Pendulum work/energy problem

  • Thread starter coile3
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  • #1
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I am having dificulty with a problem involving a pendulum. Basically the pendulum is at rest at a specified hight. The pendulum is then allowed to swing and it strikes a cart at the base of it's arc and then the cart rolls up a ramp while the pendulum swings back to a lesser height than originally. I need the initial mechanical energy for the system, which I think should be the potential energy of the pendulum (grav*mass*height). I also need the amount of energy converted from mechanical to non-mechanical during the motion, which I think I can find by finding the new potential energy (grav*mass*height2) and subtracting this from the initial potentioal energy. Lastly, I need to know how far the cart will travel if no energy is converted. I didn't post numerical values because I would like help in understanding what is happening and I would like to lknow if any of my thoughts are wrong.

Thanks
 

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  • #2
dextercioby
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At the point of the contact,assuming you've chosen it to be the "0" of the gravit.pot.energy,the bob of the pendulum has only KE (and momentum,of course) which he transfers to the body (cart) it hits,making it go up the ramp (assuming no friction on the ramp).It's really nice to assume a perfect elastic collision.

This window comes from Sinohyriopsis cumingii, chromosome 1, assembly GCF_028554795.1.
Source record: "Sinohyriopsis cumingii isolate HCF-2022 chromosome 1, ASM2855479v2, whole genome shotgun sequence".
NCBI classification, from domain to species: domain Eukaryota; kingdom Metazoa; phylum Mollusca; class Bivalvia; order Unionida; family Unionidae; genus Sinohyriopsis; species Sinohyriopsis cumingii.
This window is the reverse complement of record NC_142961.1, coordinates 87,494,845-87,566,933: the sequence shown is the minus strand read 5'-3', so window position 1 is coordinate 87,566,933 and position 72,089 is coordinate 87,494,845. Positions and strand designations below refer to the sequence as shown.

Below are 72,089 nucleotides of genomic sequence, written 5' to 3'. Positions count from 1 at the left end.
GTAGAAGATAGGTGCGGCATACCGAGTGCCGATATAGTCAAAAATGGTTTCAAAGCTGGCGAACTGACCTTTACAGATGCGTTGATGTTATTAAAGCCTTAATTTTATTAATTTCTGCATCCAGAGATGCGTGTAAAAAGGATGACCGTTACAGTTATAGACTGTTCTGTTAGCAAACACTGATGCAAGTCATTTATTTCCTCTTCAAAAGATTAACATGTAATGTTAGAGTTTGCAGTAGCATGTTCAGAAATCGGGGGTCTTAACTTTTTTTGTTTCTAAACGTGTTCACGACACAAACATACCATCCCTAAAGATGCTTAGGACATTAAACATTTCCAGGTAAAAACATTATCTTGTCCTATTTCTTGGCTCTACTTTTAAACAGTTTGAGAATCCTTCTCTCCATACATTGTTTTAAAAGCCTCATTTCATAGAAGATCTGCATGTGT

I didn''t get the converting part.Basically,if yo make that assumption,total mechanical energy (KE + grav.potential) is conserved in every interaction.

Daniel.
 
  • #3
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Yep just make sure to conserve energy and momentum at each step. Problems like this often show up on the physics GRE.
 
  • #4
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What would then happen to the cart. I know it get sent on it's way up the ramp but how does this motion change if there is no loss to the mechanical energy in the system.

dextercioby: The conversion is the amount of energy changed from mechanical to some other form (ie. heat).
 
  • #5
dextercioby
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Heat,means,in the case of the cart,friction on the ramp.Again,u must/are invited to use the theorem of variation of KE:

[tex] \Delta KE=\mbox{Total work} [/tex]

,where "Total work" stands for the total work done by the forces acting on the cart:gravity & friction.

Daniel.
 
  • #6
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I am still having trouble with the last part of the problem. In the event that there is no mechanical energy lost (100% conserved) how high up the ramp will the cart rise? I can't seem to figure out how to go about this part of the problem. We are only looking at work/energy in the problem. Is it possible that the cart will rise forever because there is no mechanical energy being converted to slow it down (Newton's object in motion will stay in motion until acted upon.

Thanks for the quick responses earlier.
 
  • #7
dextercioby
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Nope,gravity (the tangential component) is pulling it down,making it eventually to stop and then fall down again.

Use the theorem.

Daniel.
 

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